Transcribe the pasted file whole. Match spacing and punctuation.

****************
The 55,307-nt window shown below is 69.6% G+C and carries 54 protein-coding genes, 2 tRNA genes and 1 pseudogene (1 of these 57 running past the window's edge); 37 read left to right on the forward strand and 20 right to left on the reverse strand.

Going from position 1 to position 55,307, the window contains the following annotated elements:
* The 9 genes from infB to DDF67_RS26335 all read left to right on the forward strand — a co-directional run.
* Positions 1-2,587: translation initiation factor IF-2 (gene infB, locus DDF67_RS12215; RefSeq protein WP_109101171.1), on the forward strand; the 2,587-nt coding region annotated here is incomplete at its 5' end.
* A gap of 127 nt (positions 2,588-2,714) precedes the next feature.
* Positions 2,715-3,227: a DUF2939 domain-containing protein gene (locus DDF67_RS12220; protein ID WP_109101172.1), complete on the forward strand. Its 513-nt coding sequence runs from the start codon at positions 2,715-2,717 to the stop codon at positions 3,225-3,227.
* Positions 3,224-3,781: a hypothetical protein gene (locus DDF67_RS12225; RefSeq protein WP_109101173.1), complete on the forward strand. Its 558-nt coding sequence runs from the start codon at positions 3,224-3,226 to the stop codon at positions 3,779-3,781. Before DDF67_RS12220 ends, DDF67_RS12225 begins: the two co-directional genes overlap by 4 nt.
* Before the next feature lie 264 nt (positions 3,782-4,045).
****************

The 55,307-nt window shown below is 69.6% G+C and carries 54 protein-coding genes, 2 tRNA genes and 1 pseudogene (1 of these 57 running past the window's edge); 37 read left to right on the forward strand and 20 right to left on the reverse strand.

Going from position 1 to position 55,307, the window contains the following annotated elements:
* The 9 genes from infB to DDF67_RS26335 all read left to right on the forward strand — a co-directional run.
* Positions 1-2,587: translation initiation factor IF-2 (gene infB, locus DDF67_RS12215; RefSeq protein WP_109101171.1), on the forward strand; the 2,587-nt coding region annotated here is incomplete at its 5' end.
* A gap of 127 nt (positions 2,588-2,714) precedes the next feature.
* Positions 2,715-3,227: a DUF2939 domain-containing protein gene (locus DDF67_RS12220; protein ID WP_109101172.1), complete on the forward strand. Its 513-nt coding sequence runs from the start codon at positions 2,715-2,717 to the stop codon at positions 3,225-3,227.
* Positions 3,224-3,781: a hypothetical protein gene (locus DDF67_RS12225; RefSeq protein WP_109101173.1), complete on the forward strand. Its 558-nt coding sequence runs from the start codon at positions 3,224-3,226 to the stop codon at positions 3,779-3,781. Before DDF67_RS12220 ends, DDF67_RS12225 begins: the two co-directional genes overlap by 4 nt.
* Before the next feature lie 264 nt (positions 3,782-4,045).